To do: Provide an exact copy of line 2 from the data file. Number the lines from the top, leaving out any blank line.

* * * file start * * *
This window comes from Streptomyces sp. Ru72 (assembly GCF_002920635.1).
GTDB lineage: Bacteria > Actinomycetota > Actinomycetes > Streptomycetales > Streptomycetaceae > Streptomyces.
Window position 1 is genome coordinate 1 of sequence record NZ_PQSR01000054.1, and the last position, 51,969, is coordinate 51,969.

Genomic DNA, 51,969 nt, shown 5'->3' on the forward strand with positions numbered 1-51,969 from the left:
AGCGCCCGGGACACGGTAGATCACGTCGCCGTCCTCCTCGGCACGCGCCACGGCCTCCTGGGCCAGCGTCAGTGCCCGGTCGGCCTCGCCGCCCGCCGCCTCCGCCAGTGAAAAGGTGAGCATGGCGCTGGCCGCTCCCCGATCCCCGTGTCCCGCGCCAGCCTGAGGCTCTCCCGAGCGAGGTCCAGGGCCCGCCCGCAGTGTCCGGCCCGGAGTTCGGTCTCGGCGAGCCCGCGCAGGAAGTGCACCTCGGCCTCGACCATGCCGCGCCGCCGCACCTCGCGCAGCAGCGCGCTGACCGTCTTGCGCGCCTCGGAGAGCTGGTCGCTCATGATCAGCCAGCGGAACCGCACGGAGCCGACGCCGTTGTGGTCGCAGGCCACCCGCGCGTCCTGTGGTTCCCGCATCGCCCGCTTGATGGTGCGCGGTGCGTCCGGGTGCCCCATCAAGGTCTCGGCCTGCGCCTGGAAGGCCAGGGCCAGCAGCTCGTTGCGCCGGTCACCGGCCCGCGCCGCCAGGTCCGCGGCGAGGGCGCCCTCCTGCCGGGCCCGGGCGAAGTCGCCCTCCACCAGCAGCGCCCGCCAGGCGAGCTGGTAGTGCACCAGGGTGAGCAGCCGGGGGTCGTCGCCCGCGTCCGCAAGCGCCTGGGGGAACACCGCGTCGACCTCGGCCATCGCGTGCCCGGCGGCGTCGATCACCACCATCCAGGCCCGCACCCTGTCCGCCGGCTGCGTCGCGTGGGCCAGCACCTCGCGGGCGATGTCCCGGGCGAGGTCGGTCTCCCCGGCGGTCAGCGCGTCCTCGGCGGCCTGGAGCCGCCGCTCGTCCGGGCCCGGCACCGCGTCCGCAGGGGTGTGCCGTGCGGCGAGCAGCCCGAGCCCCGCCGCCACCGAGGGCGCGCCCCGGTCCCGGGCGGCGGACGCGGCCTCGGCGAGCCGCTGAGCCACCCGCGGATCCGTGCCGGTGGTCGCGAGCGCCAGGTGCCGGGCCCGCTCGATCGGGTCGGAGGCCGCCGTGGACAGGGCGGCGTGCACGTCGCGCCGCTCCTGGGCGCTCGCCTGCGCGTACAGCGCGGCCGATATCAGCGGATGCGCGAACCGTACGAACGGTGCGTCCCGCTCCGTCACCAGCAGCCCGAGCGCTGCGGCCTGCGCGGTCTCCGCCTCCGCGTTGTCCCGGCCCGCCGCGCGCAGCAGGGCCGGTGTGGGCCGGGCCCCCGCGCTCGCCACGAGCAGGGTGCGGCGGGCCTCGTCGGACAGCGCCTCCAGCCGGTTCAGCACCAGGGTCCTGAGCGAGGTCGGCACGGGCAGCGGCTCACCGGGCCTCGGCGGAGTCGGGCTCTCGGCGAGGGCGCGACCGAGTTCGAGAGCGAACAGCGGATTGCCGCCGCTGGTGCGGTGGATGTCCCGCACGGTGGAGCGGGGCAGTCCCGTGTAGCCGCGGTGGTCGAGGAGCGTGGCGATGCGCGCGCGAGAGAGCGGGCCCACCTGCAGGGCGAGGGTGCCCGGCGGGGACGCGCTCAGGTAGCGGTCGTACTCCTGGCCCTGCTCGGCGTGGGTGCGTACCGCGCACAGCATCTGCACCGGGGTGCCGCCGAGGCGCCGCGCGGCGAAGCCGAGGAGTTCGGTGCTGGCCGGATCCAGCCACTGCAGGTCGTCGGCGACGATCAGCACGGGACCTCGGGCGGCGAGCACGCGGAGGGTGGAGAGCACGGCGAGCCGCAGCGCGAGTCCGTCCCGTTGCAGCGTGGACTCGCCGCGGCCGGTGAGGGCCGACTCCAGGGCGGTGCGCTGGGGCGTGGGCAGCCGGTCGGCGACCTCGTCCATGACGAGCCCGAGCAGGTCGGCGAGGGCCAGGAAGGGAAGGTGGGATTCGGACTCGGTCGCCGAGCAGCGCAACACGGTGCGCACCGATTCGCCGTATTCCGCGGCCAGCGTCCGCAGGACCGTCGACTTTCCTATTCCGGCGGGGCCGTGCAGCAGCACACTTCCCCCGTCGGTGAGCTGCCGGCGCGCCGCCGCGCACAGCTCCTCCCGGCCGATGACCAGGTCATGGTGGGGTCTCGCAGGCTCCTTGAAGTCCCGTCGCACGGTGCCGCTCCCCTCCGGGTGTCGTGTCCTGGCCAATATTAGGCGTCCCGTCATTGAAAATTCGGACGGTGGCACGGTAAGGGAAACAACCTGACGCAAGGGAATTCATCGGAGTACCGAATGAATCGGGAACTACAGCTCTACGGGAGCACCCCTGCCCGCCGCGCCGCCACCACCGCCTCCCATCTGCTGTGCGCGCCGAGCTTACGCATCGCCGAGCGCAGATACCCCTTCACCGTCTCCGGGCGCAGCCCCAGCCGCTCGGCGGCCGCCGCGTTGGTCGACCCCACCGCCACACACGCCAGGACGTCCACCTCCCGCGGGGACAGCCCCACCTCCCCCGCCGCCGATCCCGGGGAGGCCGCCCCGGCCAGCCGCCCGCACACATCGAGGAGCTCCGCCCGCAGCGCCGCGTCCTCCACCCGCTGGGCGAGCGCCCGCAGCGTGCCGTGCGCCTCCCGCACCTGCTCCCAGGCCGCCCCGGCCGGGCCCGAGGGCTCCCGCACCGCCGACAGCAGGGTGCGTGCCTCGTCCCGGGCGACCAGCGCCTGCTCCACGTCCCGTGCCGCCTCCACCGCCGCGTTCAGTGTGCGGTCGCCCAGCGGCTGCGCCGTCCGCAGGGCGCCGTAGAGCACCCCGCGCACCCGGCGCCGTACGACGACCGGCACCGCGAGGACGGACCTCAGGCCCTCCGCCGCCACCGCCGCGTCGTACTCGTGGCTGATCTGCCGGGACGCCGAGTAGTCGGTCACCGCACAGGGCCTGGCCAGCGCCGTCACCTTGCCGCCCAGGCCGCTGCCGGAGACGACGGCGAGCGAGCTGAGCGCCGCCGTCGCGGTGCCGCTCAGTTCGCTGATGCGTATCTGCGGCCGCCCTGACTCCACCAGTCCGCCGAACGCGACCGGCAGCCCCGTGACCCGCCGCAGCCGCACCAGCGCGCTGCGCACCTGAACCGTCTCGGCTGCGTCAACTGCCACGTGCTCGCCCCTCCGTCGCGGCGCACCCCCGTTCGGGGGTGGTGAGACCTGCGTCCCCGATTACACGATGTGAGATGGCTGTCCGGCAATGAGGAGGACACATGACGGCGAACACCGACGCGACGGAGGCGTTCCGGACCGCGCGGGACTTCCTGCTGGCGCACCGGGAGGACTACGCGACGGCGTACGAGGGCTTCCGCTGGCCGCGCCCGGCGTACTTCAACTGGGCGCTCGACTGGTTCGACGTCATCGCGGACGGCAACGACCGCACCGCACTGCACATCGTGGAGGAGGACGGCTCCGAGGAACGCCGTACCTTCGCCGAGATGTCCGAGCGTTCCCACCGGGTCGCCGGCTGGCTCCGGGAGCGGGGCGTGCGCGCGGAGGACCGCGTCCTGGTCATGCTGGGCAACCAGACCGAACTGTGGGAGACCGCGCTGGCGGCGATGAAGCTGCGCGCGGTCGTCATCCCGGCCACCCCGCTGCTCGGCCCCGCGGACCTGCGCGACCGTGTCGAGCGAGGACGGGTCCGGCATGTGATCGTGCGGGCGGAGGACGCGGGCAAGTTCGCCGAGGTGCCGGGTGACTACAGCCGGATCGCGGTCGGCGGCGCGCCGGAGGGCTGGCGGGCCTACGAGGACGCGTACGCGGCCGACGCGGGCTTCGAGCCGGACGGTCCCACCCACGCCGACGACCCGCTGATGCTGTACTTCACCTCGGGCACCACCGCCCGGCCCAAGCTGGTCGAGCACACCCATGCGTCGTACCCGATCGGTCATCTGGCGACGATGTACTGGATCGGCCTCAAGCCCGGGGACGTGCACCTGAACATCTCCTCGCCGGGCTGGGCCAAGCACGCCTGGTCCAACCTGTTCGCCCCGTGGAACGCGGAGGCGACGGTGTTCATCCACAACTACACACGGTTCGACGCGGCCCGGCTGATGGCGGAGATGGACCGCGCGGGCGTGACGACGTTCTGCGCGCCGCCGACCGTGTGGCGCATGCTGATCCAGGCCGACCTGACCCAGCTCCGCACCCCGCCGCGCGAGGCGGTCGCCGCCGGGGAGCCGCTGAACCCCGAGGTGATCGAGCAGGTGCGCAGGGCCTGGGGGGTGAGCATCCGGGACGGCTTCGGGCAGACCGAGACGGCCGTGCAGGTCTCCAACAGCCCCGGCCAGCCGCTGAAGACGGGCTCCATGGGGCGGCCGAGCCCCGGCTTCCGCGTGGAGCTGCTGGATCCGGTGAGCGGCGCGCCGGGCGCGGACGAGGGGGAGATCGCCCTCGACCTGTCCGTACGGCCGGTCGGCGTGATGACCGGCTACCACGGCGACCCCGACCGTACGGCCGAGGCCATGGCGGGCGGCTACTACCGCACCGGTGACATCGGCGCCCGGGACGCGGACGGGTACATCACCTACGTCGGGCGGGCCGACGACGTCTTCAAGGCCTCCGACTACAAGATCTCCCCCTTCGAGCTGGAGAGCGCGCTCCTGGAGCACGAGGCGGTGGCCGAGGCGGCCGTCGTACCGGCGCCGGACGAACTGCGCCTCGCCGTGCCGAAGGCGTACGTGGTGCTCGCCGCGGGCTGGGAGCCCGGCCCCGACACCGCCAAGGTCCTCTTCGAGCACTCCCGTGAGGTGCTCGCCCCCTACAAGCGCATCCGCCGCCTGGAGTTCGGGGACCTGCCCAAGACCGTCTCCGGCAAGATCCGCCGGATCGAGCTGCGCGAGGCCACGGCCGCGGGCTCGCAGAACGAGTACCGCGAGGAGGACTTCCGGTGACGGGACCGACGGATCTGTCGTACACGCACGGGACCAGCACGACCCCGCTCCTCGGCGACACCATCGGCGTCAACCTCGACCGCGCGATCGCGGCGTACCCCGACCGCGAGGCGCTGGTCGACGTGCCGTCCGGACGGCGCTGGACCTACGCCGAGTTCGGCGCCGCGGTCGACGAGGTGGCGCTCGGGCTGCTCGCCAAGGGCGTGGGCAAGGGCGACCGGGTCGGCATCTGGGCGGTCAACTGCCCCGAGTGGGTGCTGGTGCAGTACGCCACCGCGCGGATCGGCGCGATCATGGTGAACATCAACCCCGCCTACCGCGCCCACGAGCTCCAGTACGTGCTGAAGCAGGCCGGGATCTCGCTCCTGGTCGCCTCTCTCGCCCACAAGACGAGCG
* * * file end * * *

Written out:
GTDB lineage: Bacteria > Actinomycetota > Actinomycetes > Streptomycetales > Streptomycetaceae > Streptomyces.